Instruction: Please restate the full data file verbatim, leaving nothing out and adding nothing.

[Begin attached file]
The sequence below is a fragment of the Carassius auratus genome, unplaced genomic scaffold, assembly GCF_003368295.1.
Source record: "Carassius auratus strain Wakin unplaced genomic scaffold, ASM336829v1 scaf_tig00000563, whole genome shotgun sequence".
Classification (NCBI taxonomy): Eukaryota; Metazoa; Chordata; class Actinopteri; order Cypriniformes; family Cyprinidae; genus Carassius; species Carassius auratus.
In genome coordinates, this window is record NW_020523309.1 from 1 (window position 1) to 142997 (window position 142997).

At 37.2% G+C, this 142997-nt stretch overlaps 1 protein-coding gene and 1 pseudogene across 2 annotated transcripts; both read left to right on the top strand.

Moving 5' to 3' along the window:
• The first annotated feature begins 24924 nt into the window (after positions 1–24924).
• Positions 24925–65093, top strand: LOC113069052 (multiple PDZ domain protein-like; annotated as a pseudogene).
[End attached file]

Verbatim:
The sequence below is a fragment of the Carassius auratus genome, unplaced genomic scaffold, assembly GCF_003368295.1.
Source record: "Carassius auratus strain Wakin unplaced genomic scaffold, ASM336829v1 scaf_tig00000563, whole genome shotgun sequence".
Classification (NCBI taxonomy): Eukaryota; Metazoa; Chordata; class Actinopteri; order Cypriniformes; family Cyprinidae; genus Carassius; species Carassius auratus.
In genome coordinates, this window is record NW_020523309.1 from 1 (window position 1) to 142997 (window position 142997).

At 37.2% G+C, this 142997-nt stretch overlaps 1 protein-coding gene and 1 pseudogene across 2 annotated transcripts; both read left to right on the top strand.

Moving 5' to 3' along the window:
• The first annotated feature begins 24924 nt into the window (after positions 1–24924).
• Positions 24925–65093, top strand: LOC113069052 (multiple PDZ domain protein-like; annotated as a pseudogene).